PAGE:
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LAWmazing #2

Lawyer/Boor Costs Brits $6-Million

Henry Field GurnerHenry Field Gurner (pictured, 1819-1883) was an Australian lawyer who should be ashamed of himself.

Born, raised and educated in Australia, by 1865, Gurner was the Attorney General of Australia, then still a mere colony of England. On 5 PM, February 17, 1865, the American consul general to Australia, William Blanshard, and others of Melbourne, rushed to Gurner's private home to urgently ask that the small Confederate ship Shenandoah, harbored at Melbourne, be held in port; and that if it was done otherwise and the Shenandoah caused any damage to Union shipping, the British government would be held accountable. The Shenandoah had already wrecked havoc on Union boats.

But the Honourable H. F. Gurner, Esquire, was having his supper at the time and made Blanshard wait in a side room until he was done dinner before looking into the matter. By the time Gurner was done picking his teeth, the ship had sailed and in the result, did cause over $6-million of damage to Union shipping, all collected against the British government who had to sheepishly take responsibility for Gurner's boorish behavior.

Gallows Has Same Name As Condemned Men

The dead body of Edmund Berry Godfrey was found at near Greenberry Hill (in London; aka Primrose Hill) on October 17, 1768. Tried and sentenced to be hung for the murder: Robert Green, Henry Berry and Lawrence Hill. They were hung from gallows erected at ... Greenberry Hill.

The Oldest Court In The World

Water CourtThe Water Court (Tribunal de Las Aquas) has been sitting in the Cathedral of Valentia, Spain since 961, every Thursday at 11 AM, to resolve farm border, irrigation and other water-related disputes between local farmers.

The seven members are elected by local farmers and the hearings are held without oaths, written records or lawyers. The Court sits on  a circular velvet couch to listen and render judgment in the local Valencia dialect. The Court was created by Moorish farmers.

Now mostly a tourist attraction, the Court dutifully sits once a week and if no-one shows up with a dispute to be resolved, the Court adjourns until the following week.

31 Year Sentence For A Joke

Francis Seldon (the French called him François) was imprisoned in the Bastille, Paris (pictured), for 31 years just because he had plastered a small poster criticizing his Jesuit teachers for holding the king above God.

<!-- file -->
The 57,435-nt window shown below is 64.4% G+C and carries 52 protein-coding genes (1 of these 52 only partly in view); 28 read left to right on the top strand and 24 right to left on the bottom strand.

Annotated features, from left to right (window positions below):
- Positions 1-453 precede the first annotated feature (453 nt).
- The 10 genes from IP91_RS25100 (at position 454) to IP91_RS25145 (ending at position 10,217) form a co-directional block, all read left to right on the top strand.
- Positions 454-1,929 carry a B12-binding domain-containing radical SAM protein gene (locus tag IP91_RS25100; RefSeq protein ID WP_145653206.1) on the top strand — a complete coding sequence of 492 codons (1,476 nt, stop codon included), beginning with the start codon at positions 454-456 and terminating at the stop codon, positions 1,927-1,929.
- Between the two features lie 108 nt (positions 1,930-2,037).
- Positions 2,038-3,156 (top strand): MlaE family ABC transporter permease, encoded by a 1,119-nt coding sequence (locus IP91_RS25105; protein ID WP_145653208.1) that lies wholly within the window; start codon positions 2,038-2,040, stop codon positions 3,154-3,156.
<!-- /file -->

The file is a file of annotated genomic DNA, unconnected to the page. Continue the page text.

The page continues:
La BastilleHe was only 16 at the time and a student at a Jesuit College in Clermont when the king came to visit, in 1674. The poster had embarrassed the king. Even though Seldon was from a rich Irish family, sent to France to get an education, the king issued a lettre de cachet and the young boy was arrested and secreted to the Bastille in Paris. Louis XIV (1638-1715) later issued a further lettre de cachet, this time a life sentence to the brash young Irishman, while Seldon's heart-broken parents were told that the child had just disappeared. Seldon was transferred to another prison (îles Sainte-Marguerite) until 1691 when he was returned to the Bastille. In 1705, Seldon was freed after a Jesuit priest took up his cause in exchange for 98% of Seldon's assets (Seldon did not know he was rich). The king was finally convinced to free Seldon.

Seldon returned to Ireland broken physically but wealthy beyond his wildest imagination. His parents had died, heartbroken, but he was heir to the family fortune which had been wisely administered in his absence. He belatedly honoured his contract with Jesuits.

50 Year Sentence For A Whistle

Seldon was followed by the strange case of the 22-year old Marie-Augustin, Marquis de Pélier of Britanny who whistled at Marie-Antoinette as she took her seat in a Paris theatre, circa 1786. Again, a lettre de cachet and Marie-Augustin found himself on the inside of a French prison, with his property forfeited to the French Crown.

Marie-Antoinette and the signatory of the lettre de cachet, Louis XVI has both been beheaded and the French Revolution came and went and still the Marquis de Pélier languished in jail, forgotten.

In 1814, he was ordered released but as Napoleon made his break for a second tour as emperor, the Marquis was again forgotten. Finally, in 1834, at the age of 72, after 50 years in prison, he was released. As a belated act of decency, his property in Brittany was restored to him.

From Dungeon to Law-Maker in Minutes

Haiga SophiaThe beginnings of the future Byzantine Emperor Michael II were inauspicious but while he was a nobody, he had the fortune of befriending a man who became Leo V. Once Leo ascended to the throne, he and Michael had a falling-out and Michael was sentenced to death. He was chained and jailed while awaiting his execution, set for just after Christmas 820.